One of the problems I see is that we continually buy into our own solutions to problems. We see a problem - run it through our belief system - collect the facts we think we need to make a decision and then go with it. The problem is that once we have made the decision we tend to accept it in our minds as the only "right answer." We put all of our efforts into implementing it, and into defending it whenever it is questioned by others. We often make ineffective decisions simply because we haven't considered all the facts; or because things don't work the way we think they will.

What if we made the solutions we decide on only tentative? What if the final test was always, "how is this working?" When we give up the emotional attachment to our belief that we know what the right answer is we focus on finding the best answer. Let's trade the need for the feeling that we are doing the right thing for the need to find the best solution.

This will produce better results for us and others around us. It will greatly reduce the emotional conflict in our life. It can also produce a great sense of satisfaction to know that we are always open to finding the best answer, and that we have always given it our best. A sense of knowing we have the "right" answer often leads to stress because of the perceived need to defend our answer. A sense of knowing we are searching for the best answer leads to reduction of stress because are no longer resisting alternatives.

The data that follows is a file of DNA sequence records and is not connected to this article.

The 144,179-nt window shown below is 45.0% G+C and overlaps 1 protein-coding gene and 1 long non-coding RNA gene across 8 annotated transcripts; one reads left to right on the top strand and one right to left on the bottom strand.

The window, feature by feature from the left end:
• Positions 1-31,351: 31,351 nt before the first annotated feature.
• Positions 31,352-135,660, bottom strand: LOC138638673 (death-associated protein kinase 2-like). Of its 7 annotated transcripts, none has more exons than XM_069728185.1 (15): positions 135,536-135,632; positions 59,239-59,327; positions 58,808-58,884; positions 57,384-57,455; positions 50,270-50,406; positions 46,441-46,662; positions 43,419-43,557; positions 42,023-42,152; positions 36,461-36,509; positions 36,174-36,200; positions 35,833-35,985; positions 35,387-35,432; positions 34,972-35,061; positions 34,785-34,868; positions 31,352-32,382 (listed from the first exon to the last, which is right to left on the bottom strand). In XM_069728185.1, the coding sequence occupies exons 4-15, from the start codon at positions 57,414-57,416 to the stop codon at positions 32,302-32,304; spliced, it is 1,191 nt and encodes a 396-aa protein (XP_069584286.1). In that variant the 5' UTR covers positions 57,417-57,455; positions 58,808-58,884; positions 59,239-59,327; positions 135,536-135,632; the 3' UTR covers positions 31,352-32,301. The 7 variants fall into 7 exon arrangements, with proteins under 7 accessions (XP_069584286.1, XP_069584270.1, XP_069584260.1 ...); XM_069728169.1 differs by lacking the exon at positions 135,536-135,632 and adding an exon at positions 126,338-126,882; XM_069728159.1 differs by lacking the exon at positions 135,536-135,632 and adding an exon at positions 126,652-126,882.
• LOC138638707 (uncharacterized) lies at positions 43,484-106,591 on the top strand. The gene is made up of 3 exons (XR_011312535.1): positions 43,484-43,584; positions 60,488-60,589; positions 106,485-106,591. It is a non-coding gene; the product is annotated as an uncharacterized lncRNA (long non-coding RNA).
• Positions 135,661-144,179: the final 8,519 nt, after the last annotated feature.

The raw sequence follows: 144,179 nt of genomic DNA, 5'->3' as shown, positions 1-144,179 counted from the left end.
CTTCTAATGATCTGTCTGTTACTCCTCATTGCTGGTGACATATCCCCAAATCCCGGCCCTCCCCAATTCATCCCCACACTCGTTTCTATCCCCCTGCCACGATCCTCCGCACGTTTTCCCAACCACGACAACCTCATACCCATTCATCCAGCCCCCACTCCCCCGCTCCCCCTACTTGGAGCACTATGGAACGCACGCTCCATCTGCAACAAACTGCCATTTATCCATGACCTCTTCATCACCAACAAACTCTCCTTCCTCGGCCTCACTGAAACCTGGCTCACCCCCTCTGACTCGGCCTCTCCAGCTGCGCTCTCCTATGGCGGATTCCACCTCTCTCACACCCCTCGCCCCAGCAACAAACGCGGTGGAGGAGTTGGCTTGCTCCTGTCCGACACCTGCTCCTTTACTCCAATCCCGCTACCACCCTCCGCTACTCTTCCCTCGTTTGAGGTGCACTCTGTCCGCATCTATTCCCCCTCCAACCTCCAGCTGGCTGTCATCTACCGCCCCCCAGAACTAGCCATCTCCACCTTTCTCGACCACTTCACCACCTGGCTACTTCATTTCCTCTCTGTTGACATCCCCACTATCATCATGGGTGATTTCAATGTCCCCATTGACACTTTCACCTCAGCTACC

Creating a Peaceful New World
  World Peace

Challenge the shoulds, oughts, musts and have-tos in your life. If you feel that you have to do something that you really don't want to do, you are sure to get angry. If you think it is really the right thing to do, then just accept it and do it. If you think it might not be what you want to do, then think it through clearly, make a choice and accept your choice. If you are still troubled by this problem, or by your decision then realize that you have conflicting beliefs.

You would not feel stressed by your choice of how to deal with an event if you were totally in agreement with your own decision. Take feeling stressed as a signal that you have to look at your belief system in order to either eliminate some belief, or to align it somehow with your other existing beliefs. We have all been from time to time, the victim of our own conflicting belief system. Don't let this kind of event pass by any more. Do the work to align your beliefs. Until you do, you will continue to be stressed when similar events occur.